6 Honest Reasons Why People Cheat, As Told By A Woman Who Did — A Lot

Photo: Unsplash: Carol Oliver
Why Do People Cheat? 6 Honest Reasons Men & Women Have Affairs In Marriages & Relationships
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Heartbreak, Sex

No, really ... a lot.

Why do people cheat? It's one of the all-time classic questions about being in relationships, and perhaps one of the most relentlessly confounding as well. Because in our society, marriage is the ultimate signature of becoming a grown-up, and being a cheating husband or wife (or even a cheating boyfriend or girlfriend, to be honest) flies in the face of all we hold most dear.

I've cheated on boyfriends. Three of them. One of them knew I was having "an affair", and two of them never found out.

When I talk about my cheating phase with friends, I make it sound like I've learned my lesson and that I'll never do it again, and for the most part, I have. But I also know that I'm easily tempted.

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This is something I should probably discuss with a therapist, as well as a significant other when that situation presents itself, but for right now, I can honestly say that I cannot promise I won't cheat again.

I also can't honestly tell you whether your own significant other will cheat or what their reasons were for cheating on you in the past.

What I can tell you, however, is what went through my own head when I cheated ... and why I kept doing it.

Here are 6 honest answers to the question, "Why do people cheat?" — based on my first-hand knowledge as a woman with plenty of experience having affairs.

1. It can be an easy way to end a relationship.

No one feels good about cheating, but fooling around on the side can be an easier way to end a relationship than dealing with the mess of a breakup, especially when there's no "good" reason for the breakup to occur. It might make you the villain, but it gets you out of a relationship in a hurry.

I've pulled the trigger on a dating situation this way before. We'd been dating for six months and I knew it wasn't working, so I started dating other guys while we were still supposed to be exclusive. I ended the relationship by letting him know I met someone else.

The cheating happened because, in my mind, the relationship had already ended.

2. Temptation is hard to resist.

You don't stop noticing attractive people simply because you've gotten serious with someone.

I don't cheat all the time, but I'm tempted to a greater degree than most of my girlfriends. Maybe it’s a sign of a higher libido, or maybe it’s a sign of me being terrified of commitment. Whatever it is, I can’t help being attracted to men I’m not dating.

Relationship experts would likely say it’s important to talk this out with your significant other and to try methods like role play to you can inject adrenaline into a boring bedroom routine, but that all requires insight and forethought — which are usually lacking in a cheating situation.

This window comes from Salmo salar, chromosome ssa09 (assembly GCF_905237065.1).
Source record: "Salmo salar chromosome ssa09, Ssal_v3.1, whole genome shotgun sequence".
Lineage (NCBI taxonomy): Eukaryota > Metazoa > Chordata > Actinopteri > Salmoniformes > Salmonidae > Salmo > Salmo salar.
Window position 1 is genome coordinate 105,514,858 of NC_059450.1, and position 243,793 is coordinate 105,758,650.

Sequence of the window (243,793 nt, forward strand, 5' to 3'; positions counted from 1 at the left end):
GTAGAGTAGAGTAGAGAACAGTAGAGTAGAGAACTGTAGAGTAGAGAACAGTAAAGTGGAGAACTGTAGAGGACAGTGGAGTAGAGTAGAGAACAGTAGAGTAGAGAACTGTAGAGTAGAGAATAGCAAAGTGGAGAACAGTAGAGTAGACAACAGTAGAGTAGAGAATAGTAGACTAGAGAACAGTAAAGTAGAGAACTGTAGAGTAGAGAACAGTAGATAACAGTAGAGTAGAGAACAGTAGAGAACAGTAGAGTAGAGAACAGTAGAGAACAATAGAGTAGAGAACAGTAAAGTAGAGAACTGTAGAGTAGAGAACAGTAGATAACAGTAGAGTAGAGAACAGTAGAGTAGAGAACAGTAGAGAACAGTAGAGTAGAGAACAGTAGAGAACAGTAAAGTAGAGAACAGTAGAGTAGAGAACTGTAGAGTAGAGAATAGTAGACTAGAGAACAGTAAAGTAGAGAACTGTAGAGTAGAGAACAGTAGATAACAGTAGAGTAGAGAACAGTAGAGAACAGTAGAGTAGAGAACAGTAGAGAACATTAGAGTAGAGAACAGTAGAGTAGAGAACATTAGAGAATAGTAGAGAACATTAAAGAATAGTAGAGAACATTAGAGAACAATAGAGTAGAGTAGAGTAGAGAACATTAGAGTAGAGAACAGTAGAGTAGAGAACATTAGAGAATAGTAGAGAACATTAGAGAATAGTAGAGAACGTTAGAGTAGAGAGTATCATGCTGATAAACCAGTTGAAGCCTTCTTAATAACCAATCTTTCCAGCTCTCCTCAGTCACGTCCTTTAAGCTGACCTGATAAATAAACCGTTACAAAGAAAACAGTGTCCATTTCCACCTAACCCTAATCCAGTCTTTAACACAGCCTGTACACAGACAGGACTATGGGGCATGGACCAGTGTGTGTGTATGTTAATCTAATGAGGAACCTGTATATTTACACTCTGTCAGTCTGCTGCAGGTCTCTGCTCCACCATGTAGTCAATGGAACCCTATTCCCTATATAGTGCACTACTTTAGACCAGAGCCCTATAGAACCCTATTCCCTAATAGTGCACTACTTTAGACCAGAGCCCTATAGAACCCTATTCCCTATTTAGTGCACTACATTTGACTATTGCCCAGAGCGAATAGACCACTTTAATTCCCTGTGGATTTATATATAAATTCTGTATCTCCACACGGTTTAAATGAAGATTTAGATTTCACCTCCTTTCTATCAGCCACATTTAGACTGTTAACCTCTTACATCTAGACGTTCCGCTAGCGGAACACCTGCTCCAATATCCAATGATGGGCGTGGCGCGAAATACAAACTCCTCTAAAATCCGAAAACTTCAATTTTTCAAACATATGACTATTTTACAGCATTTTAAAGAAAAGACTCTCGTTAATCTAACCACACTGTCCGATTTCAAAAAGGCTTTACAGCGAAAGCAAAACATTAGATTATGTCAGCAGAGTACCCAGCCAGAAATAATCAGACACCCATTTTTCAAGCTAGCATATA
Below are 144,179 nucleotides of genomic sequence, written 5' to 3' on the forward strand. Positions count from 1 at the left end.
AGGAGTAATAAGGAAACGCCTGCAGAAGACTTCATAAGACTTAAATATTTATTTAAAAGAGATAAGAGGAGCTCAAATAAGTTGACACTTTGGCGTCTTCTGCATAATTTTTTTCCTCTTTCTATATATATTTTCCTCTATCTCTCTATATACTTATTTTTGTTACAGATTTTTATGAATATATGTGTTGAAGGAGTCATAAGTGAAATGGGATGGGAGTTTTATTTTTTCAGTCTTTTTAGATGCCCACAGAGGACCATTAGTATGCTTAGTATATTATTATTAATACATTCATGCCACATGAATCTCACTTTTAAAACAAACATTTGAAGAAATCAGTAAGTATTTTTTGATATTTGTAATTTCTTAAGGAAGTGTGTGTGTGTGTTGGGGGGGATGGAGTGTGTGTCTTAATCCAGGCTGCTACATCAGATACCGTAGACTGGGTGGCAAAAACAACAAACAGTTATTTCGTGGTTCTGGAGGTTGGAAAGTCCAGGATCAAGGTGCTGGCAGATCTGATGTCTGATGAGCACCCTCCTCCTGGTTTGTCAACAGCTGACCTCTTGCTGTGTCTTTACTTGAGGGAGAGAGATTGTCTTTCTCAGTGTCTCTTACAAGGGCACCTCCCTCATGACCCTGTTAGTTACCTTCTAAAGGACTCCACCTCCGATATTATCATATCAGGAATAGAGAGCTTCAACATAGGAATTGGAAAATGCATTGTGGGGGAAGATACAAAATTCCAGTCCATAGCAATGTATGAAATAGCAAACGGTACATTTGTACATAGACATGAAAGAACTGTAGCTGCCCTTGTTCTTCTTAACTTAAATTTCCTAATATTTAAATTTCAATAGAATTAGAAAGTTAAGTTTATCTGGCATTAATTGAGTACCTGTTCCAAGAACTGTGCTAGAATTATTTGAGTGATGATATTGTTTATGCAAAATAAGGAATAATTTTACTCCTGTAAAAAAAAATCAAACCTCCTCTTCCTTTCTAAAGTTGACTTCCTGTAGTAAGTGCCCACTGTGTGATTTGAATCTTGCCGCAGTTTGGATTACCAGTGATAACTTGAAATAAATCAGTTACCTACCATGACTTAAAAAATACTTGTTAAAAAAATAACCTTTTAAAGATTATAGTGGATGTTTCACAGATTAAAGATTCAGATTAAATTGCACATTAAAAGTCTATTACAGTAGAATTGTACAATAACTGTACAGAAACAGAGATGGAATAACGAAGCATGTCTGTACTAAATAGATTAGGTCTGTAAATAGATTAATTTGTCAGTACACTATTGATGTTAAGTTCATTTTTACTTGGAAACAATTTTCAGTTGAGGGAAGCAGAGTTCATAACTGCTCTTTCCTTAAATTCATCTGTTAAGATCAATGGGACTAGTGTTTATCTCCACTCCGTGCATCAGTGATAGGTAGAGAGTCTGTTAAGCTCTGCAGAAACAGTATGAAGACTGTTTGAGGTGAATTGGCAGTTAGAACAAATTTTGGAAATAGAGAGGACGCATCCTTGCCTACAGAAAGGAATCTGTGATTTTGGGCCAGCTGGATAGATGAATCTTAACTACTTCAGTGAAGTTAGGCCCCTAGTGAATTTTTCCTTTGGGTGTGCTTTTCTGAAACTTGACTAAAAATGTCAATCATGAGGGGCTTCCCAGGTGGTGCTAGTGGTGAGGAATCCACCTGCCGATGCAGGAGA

3. Sometimes, it really is just about the sex.

The best sex of my life was with a casual thing with a man who moved to London a few years ago.

In a way, I feel like he’s someone who was "grandfathered" into my life. I know we’ll never have a relationship because of the distance, and I’m pretty sure he’s cheated on a girlfriend to be with me, so even though I know it’s not rational, I feel like being with him doesn't count.

Besides, I barely like him as a person. And since I have no feelings for him besides the physical attraction, being with him doesn't feel like a betrayal in the same way it might if I truly had an emotional attachment to him as well.

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4. There's a difference between lust and love.

I’ve never had an “emotional affair,” and even though most people wouldn't agree, I don’t think sex by itself is a big deal.

I know some couples have deals where they’re allowed to be with other people if they’re on business trips or a certain distance away from their home, and I honestly could see how that type of arrangement works.

But since most people do think it's is a pretty big deal, I tend to keep this thought on the DL from significant others ... and then end up cheating like I did in the scenarios described previously.

5. It really can "just happen."

The first time I cheated, I had an affair with a guy I met on a business trip … who was married.

We were drinking at the hotel bar, we started flirting, and I gave him a hard time when I saw his wedding ring. Then I told him I had a boyfriend. Because we were both cheating, it almost felt acceptable.

We were never going to see each other again, we used protection, and we were both lonely and hundreds of miles from home.

6. People change.

I know I said I might cheat again — and that’s true, but I also firmly believe my cheating was a defense mechanism I used because no one I was with was really the right person for me.

Before, I wanted the security of being part of a couple while still having single girl fun, but as I’ve gotten older, I’ve realized I do want to be in a serious relationship. As my friends have gotten married, I’ve started to rethink my stance on relationships, and I want to work harder on my commitment issues.

That said, I would tell a future boyfriend about my past. I know it’s a tall order to ask for trust after revealing everything, but putting it out there can be a major sign that a man or woman wants this time to be different.

So, if you find out the person you’re seeing is like me, give them a chance … or, you know, a free pass.

RELATED: 8 Things You Didn't Know About Cheaters

This article was originally published at Modern Man. Reprinted with permission from the author.

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